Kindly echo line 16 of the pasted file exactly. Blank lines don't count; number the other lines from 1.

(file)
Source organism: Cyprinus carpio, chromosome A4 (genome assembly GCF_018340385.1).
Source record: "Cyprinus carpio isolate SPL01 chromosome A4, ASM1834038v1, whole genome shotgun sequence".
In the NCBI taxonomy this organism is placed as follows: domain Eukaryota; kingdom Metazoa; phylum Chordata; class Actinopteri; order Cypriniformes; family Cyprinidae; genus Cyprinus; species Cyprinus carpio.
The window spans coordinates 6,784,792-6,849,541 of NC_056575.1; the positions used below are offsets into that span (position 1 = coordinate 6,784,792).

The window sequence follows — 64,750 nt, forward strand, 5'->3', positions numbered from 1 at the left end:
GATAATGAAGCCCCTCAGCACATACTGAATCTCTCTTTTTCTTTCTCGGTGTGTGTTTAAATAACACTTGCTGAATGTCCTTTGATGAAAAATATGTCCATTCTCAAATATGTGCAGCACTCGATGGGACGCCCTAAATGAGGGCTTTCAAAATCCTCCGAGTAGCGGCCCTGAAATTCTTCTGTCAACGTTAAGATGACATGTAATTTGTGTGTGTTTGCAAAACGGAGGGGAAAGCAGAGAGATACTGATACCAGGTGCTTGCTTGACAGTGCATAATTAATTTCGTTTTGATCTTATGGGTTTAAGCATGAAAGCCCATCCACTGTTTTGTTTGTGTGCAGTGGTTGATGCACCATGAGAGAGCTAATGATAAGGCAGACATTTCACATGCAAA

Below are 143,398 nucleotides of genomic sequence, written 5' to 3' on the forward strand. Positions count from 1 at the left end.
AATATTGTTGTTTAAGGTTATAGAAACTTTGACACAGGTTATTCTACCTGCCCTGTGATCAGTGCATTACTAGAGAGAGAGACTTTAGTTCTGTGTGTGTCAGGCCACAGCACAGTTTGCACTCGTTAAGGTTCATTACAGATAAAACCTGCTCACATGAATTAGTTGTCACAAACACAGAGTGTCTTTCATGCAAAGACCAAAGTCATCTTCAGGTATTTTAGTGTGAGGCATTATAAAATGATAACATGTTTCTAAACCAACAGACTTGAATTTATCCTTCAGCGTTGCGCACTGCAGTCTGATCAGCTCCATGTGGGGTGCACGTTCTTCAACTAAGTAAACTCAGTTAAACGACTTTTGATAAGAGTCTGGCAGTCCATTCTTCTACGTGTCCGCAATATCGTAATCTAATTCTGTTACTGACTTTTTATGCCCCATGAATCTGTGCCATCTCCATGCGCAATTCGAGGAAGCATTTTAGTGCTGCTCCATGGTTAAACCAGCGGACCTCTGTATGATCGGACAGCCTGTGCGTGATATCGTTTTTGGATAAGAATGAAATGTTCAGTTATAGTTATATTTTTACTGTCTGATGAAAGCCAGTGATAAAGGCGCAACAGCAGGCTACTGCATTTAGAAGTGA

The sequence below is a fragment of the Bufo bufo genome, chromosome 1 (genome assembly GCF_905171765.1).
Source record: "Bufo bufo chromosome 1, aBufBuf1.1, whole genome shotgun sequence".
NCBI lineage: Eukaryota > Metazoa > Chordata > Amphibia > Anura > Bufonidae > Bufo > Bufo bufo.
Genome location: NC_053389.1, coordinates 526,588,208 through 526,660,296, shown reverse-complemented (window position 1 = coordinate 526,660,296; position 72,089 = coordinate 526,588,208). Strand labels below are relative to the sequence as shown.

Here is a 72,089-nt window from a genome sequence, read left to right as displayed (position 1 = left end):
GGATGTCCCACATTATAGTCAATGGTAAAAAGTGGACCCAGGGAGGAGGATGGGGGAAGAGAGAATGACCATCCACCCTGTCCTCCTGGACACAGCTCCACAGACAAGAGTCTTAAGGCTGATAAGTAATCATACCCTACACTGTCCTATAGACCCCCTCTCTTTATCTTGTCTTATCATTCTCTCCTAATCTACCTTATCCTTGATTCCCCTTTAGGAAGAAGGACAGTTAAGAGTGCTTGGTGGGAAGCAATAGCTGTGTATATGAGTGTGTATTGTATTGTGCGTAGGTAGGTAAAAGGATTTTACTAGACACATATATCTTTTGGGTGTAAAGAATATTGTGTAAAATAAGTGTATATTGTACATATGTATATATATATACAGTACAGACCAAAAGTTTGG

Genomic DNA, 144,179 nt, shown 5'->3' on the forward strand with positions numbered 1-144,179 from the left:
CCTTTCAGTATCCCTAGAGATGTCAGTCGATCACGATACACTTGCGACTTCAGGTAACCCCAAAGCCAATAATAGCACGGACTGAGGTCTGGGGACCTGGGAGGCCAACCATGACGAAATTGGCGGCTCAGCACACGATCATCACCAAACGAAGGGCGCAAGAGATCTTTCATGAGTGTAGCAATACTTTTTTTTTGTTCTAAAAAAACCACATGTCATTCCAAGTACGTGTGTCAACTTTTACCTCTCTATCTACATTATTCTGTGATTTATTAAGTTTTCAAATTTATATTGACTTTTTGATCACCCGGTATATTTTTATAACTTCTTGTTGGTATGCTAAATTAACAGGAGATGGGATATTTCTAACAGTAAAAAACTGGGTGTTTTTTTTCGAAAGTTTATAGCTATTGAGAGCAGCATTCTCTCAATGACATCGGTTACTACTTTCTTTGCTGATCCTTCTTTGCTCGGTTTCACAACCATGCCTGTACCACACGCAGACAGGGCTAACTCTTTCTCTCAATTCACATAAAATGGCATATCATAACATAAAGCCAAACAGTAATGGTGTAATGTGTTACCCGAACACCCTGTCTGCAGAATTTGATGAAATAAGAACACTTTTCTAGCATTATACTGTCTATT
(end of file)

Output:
CCTTTCAGTATCCCTAGAGATGTCAGTCGATCACGATACACTTGCGACTTCAGGTAACCCCAAAGCCAATAATAGCACGGACTGAGGTCTGGGGACCTGGGAGGCCAACCATGACGAAATTGGCGGCTCAGCACACGATCATCACCAAACGAAGGGCGCAAGAGATCTTTCATGAGTGTAGCAATACTTTTTTTTTGTTCTAAAAAAACCACATGTCATTCCAAGTACGTGTGTCAACTTTTACCTCTCTATCTACATTATTCTGTGATTTATTAAGTTTTCAAATTTATATTGACTTTTTGATCACCCGGTATATTTTTATAACTTCTTGTTGGTATGCTAAATTAACAGGAGATGGGATATTTCTAACAGTAAAAAACTGGGTGTTTTTTTTCGAAAGTTTATAGCTATTGAGAGCAGCATTCTCTCAATGACATCGGTTACTACTTTCTTTGCTGATCCTTCTTTGCTCGGTTTCACAACCATGCCTGTACCACACGCAGACAGGGCTAACTCTTTCTCTCAATTCACATAAAATGGCATATCATAACATAAAGCCAAACAGTAATGGTGTAATGTGTTACCCGAACACCCTGTCTGCAGAATTTGATGAAATAAGAACACTTTTCTAGCATTATACTGTCTATT